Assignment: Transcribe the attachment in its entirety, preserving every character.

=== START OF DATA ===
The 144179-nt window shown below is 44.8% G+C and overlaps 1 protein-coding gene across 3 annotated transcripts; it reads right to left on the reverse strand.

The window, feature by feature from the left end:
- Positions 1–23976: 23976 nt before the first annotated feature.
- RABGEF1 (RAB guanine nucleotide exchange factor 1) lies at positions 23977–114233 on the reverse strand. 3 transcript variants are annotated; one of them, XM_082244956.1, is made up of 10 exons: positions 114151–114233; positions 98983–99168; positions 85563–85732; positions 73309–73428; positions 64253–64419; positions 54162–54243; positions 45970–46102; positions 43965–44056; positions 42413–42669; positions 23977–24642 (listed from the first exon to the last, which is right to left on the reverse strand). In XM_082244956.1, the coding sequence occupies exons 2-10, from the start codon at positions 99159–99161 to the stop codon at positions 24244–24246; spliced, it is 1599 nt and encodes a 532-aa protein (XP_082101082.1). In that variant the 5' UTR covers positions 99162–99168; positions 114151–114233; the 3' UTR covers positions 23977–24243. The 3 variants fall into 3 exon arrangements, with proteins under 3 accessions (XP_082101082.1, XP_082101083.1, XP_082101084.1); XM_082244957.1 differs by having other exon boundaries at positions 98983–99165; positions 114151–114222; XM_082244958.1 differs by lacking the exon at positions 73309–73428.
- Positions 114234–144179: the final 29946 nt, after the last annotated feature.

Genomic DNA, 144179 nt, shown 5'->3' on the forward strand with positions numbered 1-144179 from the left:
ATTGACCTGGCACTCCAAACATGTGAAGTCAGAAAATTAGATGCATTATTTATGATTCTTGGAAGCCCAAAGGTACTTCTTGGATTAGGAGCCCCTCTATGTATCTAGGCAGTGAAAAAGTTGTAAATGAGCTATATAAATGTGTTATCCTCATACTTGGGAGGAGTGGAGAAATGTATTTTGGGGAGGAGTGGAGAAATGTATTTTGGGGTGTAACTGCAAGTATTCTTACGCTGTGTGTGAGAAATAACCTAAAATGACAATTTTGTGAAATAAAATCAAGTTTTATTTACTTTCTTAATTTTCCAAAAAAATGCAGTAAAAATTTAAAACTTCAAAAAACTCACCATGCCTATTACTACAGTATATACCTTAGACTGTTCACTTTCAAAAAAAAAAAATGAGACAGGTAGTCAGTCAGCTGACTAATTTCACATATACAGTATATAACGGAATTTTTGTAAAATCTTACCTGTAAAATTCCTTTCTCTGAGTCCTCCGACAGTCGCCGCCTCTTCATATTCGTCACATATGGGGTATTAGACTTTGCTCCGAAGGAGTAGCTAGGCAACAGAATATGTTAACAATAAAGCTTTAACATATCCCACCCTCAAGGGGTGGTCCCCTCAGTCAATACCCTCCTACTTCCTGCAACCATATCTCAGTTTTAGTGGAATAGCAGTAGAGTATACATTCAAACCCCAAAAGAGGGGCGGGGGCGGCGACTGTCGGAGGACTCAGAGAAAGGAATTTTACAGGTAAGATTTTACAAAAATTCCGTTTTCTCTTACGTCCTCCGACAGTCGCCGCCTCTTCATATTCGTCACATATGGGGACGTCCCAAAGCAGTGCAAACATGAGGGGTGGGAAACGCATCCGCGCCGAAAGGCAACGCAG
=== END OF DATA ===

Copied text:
The 144179-nt window shown below is 44.8% G+C and overlaps 1 protein-coding gene across 3 annotated transcripts; it reads right to left on the reverse strand.

The window, feature by feature from the left end:
- Positions 1–23976: 23976 nt before the first annotated feature.
- RABGEF1 (RAB guanine nucleotide exchange factor 1) lies at positions 23977–114233 on the reverse strand. 3 transcript variants are annotated; one of them, XM_082244956.1, is made up of 10 exons: positions 114151–114233; positions 98983–99168; positions 85563–85732; positions 73309–73428; positions 64253–64419; positions 54162–54243; positions 45970–46102; positions 43965–44056; positions 42413–42669; positions 23977–24642 (listed from the first exon to the last, which is right to left on the reverse strand). In XM_082244956.1, the coding sequence occupies exons 2-10, from the start codon at positions 99159–99161 to the stop codon at positions 24244–24246; spliced, it is 1599 nt and encodes a 532-aa protein (XP_082101082.1). In that variant the 5' UTR covers positions 99162–99168; positions 114151–114233; the 3' UTR covers positions 23977–24243. The 3 variants fall into 3 exon arrangements, with proteins under 3 accessions (XP_082101082.1, XP_082101083.1, XP_082101084.1); XM_082244957.1 differs by having other exon boundaries at positions 98983–99165; positions 114151–114222; XM_082244958.1 differs by lacking the exon at positions 73309–73428.
- Positions 114234–144179: the final 29946 nt, after the last annotated feature.

Genomic DNA, 144179 nt, shown 5'->3' on the forward strand with positions numbered 1-144179 from the left:
ATTGACCTGGCACTCCAAACATGTGAAGTCAGAAAATTAGATGCATTATTTATGATTCTTGGAAGCCCAAAGGTACTTCTTGGATTAGGAGCCCCTCTATGTATCTAGGCAGTGAAAAAGTTGTAAATGAGCTATATAAATGTGTTATCCTCATACTTGGGAGGAGTGGAGAAATGTATTTTGGGGAGGAGTGGAGAAATGTATTTTGGGGTGTAACTGCAAGTATTCTTACGCTGTGTGTGAGAAATAACCTAAAATGACAATTTTGTGAAATAAAATCAAGTTTTATTTACTTTCTTAATTTTCCAAAAAAATGCAGTAAAAATTTAAAACTTCAAAAAACTCACCATGCCTATTACTACAGTATATACCTTAGACTGTTCACTTTCAAAAAAAAAAAATGAGACAGGTAGTCAGTCAGCTGACTAATTTCACATATACAGTATATAACGGAATTTTTGTAAAATCTTACCTGTAAAATTCCTTTCTCTGAGTCCTCCGACAGTCGCCGCCTCTTCATATTCGTCACATATGGGGTATTAGACTTTGCTCCGAAGGAGTAGCTAGGCAACAGAATATGTTAACAATAAAGCTTTAACATATCCCACCCTCAAGGGGTGGTCCCCTCAGTCAATACCCTCCTACTTCCTGCAACCATATCTCAGTTTTAGTGGAATAGCAGTAGAGTATACATTCAAACCCCAAAAGAGGGGCGGGGGCGGCGACTGTCGGAGGACTCAGAGAAAGGAATTTTACAGGTAAGATTTTACAAAAATTCCGTTTTCTCTTACGTCCTCCGACAGTCGCCGCCTCTTCATATTCGTCACATATGGGGACGTCCCAAAGCAGTGCAAACATGAGGGGTGGGAAACGCATCCGCGCCGAAAGGCAACGCAG